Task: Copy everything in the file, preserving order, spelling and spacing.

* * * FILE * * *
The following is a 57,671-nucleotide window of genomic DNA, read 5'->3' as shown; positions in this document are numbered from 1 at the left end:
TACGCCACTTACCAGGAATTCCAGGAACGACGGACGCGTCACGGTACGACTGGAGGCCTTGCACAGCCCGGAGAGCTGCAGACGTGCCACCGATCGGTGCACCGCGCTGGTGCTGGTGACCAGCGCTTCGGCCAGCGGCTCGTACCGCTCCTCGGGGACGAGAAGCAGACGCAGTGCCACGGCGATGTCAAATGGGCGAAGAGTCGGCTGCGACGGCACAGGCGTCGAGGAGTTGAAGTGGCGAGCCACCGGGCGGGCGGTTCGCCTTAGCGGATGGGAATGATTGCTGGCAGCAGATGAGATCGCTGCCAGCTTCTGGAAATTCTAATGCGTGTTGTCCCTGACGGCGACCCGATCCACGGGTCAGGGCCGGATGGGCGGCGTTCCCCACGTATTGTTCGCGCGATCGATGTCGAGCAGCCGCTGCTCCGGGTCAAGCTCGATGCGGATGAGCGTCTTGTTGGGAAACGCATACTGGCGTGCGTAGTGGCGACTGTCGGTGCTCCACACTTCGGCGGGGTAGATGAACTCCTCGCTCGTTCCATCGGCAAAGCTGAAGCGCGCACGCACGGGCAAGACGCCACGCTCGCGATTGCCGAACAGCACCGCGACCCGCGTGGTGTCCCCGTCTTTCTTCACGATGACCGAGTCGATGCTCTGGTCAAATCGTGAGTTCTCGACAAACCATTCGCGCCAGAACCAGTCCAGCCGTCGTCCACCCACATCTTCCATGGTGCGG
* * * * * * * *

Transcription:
The following is a 57,671-nucleotide window of genomic DNA, read 5'->3' as shown; positions in this document are numbered from 1 at the left end:
TACGCCACTTACCAGGAATTCCAGGAACGACGGACGCGTCACGGTACGACTGGAGGCCTTGCACAGCCCGGAGAGCTGCAGACGTGCCACCGATCGGTGCACCGCGCTGGTGCTGGTGACCAGCGCTTCGGCCAGCGGCTCGTACCGCTCCTCGGGGACGAGAAGCAGACGCAGTGCCACGGCGATGTCAAATGGGCGAAGAGTCGGCTGCGACGGCACAGGCGTCGAGGAGTTGAAGTGGCGAGCCACCGGGCGGGCGGTTCGCCTTAGCGGATGGGAATGATTGCTGGCAGCAGATGAGATCGCTGCCAGCTTCTGGAAATTCTAATGCGTGTTGTCCCTGACGGCGACCCGATCCACGGGTCAGGGCCGGATGGGCGGCGTTCCCCACGTATTGTTCGCGCGATCGATGTCGAGCAGCCGCTGCTCCGGGTCAAGCTCGATGCGGATGAGCGTCTTGTTGGGAAACGCATACTGGCGTGCGTAGTGGCGACTGTCGGTGCTCCACACTTCGGCGGGGTAGATGAACTCCTCGCTCGTTCCATCGGCAAAGCTGAAGCGCGCACGCACGGGCAAGACGCCACGCTCGCGATTGCCGAACAGCACCGCGACCCGCGTGGTGTCCCCGTCTTTCTTCACGATGACCGAGTCGATGCTCTGGTCAAATCGTGAGTTCTCGACAAACCATTCGCGCCAGAACCAGTCCAGCCGTCGTCCACCCACATCTTCCATGGTGCGG